This peak had been on my radar for just over a year and a half; and I’d been patiently waiting for the right opportunity during the many drives to/from the Prescott and Flagstaff areas to take a slight detour in order to knock it off. The opportunity finally arose this past Tuesday. Not only was it so nice to finally see this beautiful desert area and check the La Paz County Highpoint off my list, making summit was definitely so much sweeter when it involved meeting unanticipated challenges head on and overcoming them. In a nutshell: what should have been an easy out-and-back trail hike [relative to what I’m accustomed to] of just over 10 miles turned into a grueling journey of just over 6 hours and just under 16 miles in triple digit temps.

With no stormy weather in the forecast and no confusing directions to find the TH, [the turn to the dirt road is between mileposts 71 & 70 exactly as described on the HAZ Description page], I was preparing to execute a slightly longer variation of this hike that The_Eagle and chumley have posted under the Alternative Routes section. However, upon finding a closed gate [that was stuck shut to the point where I could not even get it open to let myself though on foot], along with a sign indicating that motorized vehicles are not/no longer allowed on this road, my plans of doing anything more than making summit went out the window.

The HAZ page states that the dirt road is 2.2 miles one-way to the TH but it look to be closer to 2.5 miles based on the topo scale. Given that I’ve pulled off several 17+ mile hikes this year with flying colors, having to hike an extra 4.5 to 5 miles on jeep road was a non-issue [at least in terms of my body being able to handle the extra mileage]; and there was also plenty of daylight left for me to finish before dark. The biggest concern was: would I be able to carry [or even fit into my daypack] the amount of water that I’d need to sustain myself over 15-16 miles & 3,000+’ AEG in triple digit temps?

Knowing my body and the type of effort I was about to embark on, I estimated an absolute minimum of 4 liters and decided on 5 liters to play it safe. To offset the extra weight and space, I left behind my shin guards, trekking poles, jacket, and long pair of pants. While many may laugh at the last two items, I consider them essentials [given my tendency to bushwhack / go off-trail :D ] and I cannot remember the last time I intentionally went without either.

After crawling under the barb wire fence, I attempted to cut off distance by following a more direct path to the TH [vs staying on the jeep road]; but my sense of direction got turned around AND my phone shut off due to the hot temps before I had even logged 1 mile, [the first time I remember this happening not counting instances where I’ve accidentally left my phone in a hot car]. Luckily, without too much time/distance wasted, I made it to the TH area in just under 2.4 miles and just over 35 minutes. There was a trail log sheet by the TH, and it had only two other names. Neither of the other two people that signed in wrote a date but the left most column of the sign-in sheet was titled, “Date 2015”.

After signing in, I set out on the trail/jeep road. The area is really beautiful with many off-trail opportunities and old areas of mining activity to explore… but given the circumstances, I was not about to screw around on this hike! I kept a decent pace but didn’t push myself too hard in order to avoid drinking any more water than I needed to. For part of the way up, [as well as on the return trip], I was very fortunate to have a long stretch of shade thanks to some fluffy white clouds that were passing through, which completely blocked out the sun. Nonetheless, the combination of lots of direct sunlight in triple digit temps had me blowing through my water very quickly, as I anticipated.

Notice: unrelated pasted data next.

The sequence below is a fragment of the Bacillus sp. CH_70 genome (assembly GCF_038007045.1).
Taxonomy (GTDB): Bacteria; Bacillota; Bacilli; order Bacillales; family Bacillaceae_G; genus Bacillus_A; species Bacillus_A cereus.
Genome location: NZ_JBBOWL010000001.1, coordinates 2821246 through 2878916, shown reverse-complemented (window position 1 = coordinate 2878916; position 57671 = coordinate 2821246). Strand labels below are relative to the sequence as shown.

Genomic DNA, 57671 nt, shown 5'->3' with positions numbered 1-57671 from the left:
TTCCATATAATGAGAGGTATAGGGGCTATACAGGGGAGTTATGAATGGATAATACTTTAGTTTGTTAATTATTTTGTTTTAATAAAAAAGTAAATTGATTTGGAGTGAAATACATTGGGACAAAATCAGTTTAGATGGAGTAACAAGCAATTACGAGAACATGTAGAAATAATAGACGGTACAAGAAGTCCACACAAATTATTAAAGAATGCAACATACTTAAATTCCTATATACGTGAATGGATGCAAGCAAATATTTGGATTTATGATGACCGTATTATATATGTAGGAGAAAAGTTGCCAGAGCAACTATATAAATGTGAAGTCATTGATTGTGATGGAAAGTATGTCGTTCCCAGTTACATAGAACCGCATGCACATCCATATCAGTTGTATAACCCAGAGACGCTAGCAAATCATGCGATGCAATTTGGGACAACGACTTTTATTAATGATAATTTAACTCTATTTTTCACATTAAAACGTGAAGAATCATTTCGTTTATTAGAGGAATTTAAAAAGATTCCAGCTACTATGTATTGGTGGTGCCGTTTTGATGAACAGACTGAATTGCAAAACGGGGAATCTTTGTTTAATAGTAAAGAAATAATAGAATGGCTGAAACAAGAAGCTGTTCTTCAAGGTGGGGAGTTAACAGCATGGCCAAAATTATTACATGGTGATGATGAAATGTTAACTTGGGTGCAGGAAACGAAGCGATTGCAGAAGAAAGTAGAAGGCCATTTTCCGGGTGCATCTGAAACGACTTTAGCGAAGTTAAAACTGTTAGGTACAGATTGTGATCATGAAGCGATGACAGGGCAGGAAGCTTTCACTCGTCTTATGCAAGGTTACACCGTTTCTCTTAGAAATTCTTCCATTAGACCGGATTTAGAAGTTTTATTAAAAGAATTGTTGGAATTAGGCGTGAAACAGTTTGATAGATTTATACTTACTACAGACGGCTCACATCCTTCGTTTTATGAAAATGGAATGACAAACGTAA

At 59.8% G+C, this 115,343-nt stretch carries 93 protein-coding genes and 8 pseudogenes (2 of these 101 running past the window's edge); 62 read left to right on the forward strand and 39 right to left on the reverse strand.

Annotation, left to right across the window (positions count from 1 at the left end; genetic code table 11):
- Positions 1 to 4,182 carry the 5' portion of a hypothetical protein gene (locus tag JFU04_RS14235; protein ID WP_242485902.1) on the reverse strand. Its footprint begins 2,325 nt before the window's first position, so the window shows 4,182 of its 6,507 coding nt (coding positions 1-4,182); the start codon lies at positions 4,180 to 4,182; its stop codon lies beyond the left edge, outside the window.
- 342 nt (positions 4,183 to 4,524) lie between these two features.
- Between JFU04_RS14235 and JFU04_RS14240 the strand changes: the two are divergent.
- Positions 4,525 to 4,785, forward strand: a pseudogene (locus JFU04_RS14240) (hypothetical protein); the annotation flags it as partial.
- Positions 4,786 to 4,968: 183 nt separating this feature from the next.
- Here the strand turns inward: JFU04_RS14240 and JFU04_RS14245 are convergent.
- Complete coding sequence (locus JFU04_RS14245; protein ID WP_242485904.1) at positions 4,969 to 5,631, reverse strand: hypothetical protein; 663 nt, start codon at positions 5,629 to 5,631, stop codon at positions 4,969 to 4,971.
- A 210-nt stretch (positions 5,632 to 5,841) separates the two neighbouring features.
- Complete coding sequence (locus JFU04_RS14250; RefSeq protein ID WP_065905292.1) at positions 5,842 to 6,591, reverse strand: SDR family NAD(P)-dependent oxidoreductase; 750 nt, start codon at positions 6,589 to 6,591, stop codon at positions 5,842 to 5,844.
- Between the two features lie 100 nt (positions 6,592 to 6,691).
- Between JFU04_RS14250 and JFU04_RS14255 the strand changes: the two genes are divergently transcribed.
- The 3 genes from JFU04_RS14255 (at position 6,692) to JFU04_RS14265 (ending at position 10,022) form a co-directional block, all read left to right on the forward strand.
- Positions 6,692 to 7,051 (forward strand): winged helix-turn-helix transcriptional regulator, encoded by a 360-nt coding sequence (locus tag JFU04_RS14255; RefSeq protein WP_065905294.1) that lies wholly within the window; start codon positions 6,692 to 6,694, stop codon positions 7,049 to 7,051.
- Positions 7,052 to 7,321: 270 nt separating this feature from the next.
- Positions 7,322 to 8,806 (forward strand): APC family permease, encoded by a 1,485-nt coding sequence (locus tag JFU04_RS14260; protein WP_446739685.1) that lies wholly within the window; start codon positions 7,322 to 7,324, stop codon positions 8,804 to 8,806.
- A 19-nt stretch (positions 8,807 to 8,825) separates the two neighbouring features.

The summit views are absolutely beautiful and there is a lot to check out on the summit [historic structures, a helipad, radio towers, etc.]. There was a survey marker by the highpoint but I could not find a typical [notebook in jar/bottle-type] register; although there was a sign in sheet similar to the one I’d signed near the TH. The summit sign in book had a lot more names than the one at the TH, [and it was dated 2015-2016]; however with the exception of a party of 7 that selected ‘Camping’ for the activity, all of the 15 or so others to sign in had selected “Other” as the activity.

My descent was uneventful, minus a small scare about halfway down: it started with me wondering why I literally seemed to be sweating my pumpkin off. Granted it was very hot, but I’m not a big sweater; and despite triple digit temps, the amount I seemed to be sweating was definitely out of the norm for me... in fact, I hadn’t even sweat that much on the ascent… when my pumpkin got to the point where it felt like I just sat in a puddle, I frantically whipped off my daypack to check my water supply. I’d taken two vessels: a 1 gallon jug plus a 1 liter bottle. Although there were no obvious leaks/loss of water, it was obvious from the water on the inside bottom of my pack that there was a small leak. I transferred the water from the gallon jug to the 1 liter bottle that I had finished during the first few miles of the hike and then polished off the little bit that remained in the gallon jug. Despite having about 4 miles left and just 1 liter at this point, the little bit I’d polished off held me over until I was about 1/2 mile from my vehicle, at which point I drank half of my remaining liter.
10.2 mi • 3,380 ft aeg
 The positive's: I was able to move quickly, I have another desert summit under my belt, and I enjoyed some (overcast) views of features from Castle Dome to the Four Peaks, and a lot in between. I had the summit to myself, and it was very quiet, despite the road and evidence of it's popularity on weekends.

Negative's: I found the gray, drab and shrubby nature of the mountain to be unappealing, often ugly except for the Saguaros down low, and the overcast may have made this more so. I would have preferred a sunny day. It took forever to get to it, and I almost could have gone to the Kofa. There isn't much life out here, despite the pamphlet for mountain lion awareness. Very few birds, and this made the gray day seem that much more dead.

Conclusion: Compared to Big Horn which I want to hike again this season or in the Spring, I won't revisit this for a while. It isn't bad, but even though I enjoyed the summit, I feel there are better hikes that are easier to drive to.